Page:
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or two per month, and most people will become homeowners and much sooner than the 20 and 30 years now typical with mortgages.

4. Money has no quantity to define its value.


The most important simple, obvious, but neglected money fact is that money has no quantity to define its value. To see this fact, we must recognize the difference between a note and the things to which a note refers. If I send you a note that our meeting will be tomorrow at 10 oclock, you know that the note is not itself 10 oclock. The note reminds you of the time of the meeting but you would never make it on time if you only had the note. What else would you need? You would need a watch, a clock, so you would know the actual time. Nor would it help very much if no one had watches or clocks, but simply judged time by trial and error. Time is based on the position of the sun, so we would have that aid but you can imagine the errors and missed meetings that would result if people had notes but neither watches nor calendars. With money, we rely on trial and error to judge the value of our money. Why? Because the numbers have no definition. We never know what our money is worth

until we spend it. That means we never know how much we are in fact being paid when we receive our paychecks. The situation is comparable to having fuel dispensed by pumps with numbers but uncertified as accurate. We would receive whatever amount the station wanted to dispense. We would learn how much fuel we had received only by how many kilometers we were able to travel on it. So it is with money. A quantity for defining the value of money exists. It is simple but not so obvious. To see it we must interpret Gross Domestic Product, not as a measure of product, but instead as a measure of the general price level of an economy. After all, GDP is compiled by adding the money prices of all goods and services produced in a year. The actual price of goods and services is labor. If money did not exist, we would still be required to work to produce them. By dividing GDP by the total number of work hours that produced it, we obtain a measure of a countrys GDP price level per hour of work. Data from the April 2008 issue of International Financial Statistics, for 99 countries, each represented by a square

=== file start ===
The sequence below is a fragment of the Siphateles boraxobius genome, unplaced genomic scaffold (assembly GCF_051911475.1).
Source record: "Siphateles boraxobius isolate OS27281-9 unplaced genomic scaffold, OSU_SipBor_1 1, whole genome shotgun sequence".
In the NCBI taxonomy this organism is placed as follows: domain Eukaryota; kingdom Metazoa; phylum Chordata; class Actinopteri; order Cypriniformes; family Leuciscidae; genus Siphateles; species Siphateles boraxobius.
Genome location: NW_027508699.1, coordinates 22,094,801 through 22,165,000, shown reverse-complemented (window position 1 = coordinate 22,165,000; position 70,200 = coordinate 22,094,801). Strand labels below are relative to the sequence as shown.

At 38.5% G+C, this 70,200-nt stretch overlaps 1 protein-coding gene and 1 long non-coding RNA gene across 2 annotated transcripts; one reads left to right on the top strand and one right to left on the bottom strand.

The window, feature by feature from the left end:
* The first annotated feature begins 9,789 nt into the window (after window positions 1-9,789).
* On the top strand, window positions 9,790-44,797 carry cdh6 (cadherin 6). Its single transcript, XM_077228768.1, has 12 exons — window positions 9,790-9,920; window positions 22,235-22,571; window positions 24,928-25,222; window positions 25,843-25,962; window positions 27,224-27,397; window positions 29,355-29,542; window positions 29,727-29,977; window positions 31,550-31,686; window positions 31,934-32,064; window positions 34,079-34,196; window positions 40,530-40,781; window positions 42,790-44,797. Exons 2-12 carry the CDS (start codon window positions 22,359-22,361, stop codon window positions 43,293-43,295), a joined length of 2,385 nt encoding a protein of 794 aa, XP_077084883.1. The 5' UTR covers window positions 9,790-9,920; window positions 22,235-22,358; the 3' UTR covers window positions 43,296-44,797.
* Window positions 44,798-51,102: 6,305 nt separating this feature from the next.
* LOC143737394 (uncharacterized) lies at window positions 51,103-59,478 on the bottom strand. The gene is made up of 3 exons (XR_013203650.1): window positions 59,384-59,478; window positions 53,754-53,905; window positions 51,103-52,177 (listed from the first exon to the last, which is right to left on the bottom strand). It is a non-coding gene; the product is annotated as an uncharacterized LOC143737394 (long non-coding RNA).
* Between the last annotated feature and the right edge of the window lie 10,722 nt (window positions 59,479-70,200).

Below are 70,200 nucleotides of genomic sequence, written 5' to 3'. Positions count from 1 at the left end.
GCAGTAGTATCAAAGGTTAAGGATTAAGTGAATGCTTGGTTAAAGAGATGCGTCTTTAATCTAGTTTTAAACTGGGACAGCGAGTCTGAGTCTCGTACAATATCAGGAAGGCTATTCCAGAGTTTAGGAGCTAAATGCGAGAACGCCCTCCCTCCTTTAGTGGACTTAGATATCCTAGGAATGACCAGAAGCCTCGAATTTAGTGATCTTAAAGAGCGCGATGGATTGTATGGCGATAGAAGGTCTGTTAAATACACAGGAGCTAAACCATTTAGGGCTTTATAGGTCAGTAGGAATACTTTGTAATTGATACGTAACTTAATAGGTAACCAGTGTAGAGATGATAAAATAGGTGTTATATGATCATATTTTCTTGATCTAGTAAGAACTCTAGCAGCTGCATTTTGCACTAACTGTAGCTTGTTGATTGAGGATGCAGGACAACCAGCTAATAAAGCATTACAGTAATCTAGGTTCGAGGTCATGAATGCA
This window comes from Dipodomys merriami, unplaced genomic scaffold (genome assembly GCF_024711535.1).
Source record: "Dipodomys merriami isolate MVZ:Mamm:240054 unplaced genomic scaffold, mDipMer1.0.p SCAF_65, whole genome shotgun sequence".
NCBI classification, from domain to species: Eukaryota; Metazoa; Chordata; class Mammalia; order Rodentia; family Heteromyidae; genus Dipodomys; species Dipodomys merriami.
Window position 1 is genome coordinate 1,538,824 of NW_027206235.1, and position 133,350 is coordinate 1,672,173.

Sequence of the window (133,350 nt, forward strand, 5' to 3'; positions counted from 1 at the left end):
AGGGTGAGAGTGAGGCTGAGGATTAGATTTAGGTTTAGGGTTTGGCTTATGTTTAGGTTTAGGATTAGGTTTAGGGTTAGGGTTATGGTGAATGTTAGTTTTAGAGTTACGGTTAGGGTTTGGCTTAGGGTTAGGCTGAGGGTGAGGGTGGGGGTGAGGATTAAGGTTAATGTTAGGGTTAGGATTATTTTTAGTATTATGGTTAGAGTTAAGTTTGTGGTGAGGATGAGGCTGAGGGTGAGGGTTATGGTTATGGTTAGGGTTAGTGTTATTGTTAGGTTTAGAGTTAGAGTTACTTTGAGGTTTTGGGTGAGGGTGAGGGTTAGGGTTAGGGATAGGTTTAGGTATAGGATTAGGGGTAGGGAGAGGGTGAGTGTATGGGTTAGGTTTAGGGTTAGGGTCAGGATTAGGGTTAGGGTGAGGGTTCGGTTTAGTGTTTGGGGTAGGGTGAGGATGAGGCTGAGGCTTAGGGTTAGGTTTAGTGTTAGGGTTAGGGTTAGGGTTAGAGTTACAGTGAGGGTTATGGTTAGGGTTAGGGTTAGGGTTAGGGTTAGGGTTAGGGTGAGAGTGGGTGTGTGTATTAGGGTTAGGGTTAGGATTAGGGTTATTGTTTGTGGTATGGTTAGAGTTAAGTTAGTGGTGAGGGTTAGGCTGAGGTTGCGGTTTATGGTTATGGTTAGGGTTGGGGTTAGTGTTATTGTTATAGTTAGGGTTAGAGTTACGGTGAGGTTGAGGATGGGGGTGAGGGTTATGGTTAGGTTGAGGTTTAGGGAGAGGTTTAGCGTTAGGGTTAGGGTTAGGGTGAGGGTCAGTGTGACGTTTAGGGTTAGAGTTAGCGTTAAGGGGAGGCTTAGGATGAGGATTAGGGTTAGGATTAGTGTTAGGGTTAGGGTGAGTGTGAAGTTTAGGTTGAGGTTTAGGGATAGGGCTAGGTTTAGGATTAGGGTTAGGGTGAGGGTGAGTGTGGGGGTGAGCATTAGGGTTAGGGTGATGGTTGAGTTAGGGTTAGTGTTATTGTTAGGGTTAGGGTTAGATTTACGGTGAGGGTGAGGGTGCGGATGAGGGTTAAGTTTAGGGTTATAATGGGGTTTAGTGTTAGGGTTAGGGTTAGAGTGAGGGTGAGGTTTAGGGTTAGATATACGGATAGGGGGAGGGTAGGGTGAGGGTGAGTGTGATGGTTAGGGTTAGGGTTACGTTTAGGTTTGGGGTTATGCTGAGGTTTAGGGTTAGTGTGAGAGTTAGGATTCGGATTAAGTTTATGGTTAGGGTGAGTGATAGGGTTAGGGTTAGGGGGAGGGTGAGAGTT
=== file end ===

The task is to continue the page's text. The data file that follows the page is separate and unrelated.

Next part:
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in the graph above, show GDPs per hour of work correlating R=.854 of a possible 1.00 with currency exchange rates. If all countries were exactly on the center line, their currencies would all exchange for 5.4 minutes of work, that is, they would be at exchange rate work time parity. Equal work time has been the center of gravity of currency exchange rates for as long as the International Monetary Fund has published the data.1 We can now see exchange rate disparities by dividing any exchange rate by its corresponding GDP per hour. Multiplying by 60 converts it to minutes of work. The table on pages 6 8 below shows in its far right hand column the direction that exchange rates have moved between the latest data in the Dec. 2005 and the April 2008 issues of International Financial Statistics. Exchange rates of rich countries moved further away from work time parity of 5.4 minutes of work. For example, the work time represented by Norways kroner declined from .98 of one minute to .69 of one minute, a further departure from parity of .29 of one minute. Chinas Yuan moved 41 minutes closer to 5.4 minute work time parity; from 68 minutes per $US to 27 minutes. People have recognized intuitively the close relationship between time and money by referring to them in the same terms. We spend time and spend money. We save time and money. We waste time and money, and so forth. What we may not have realized is that our intuition has been more correct than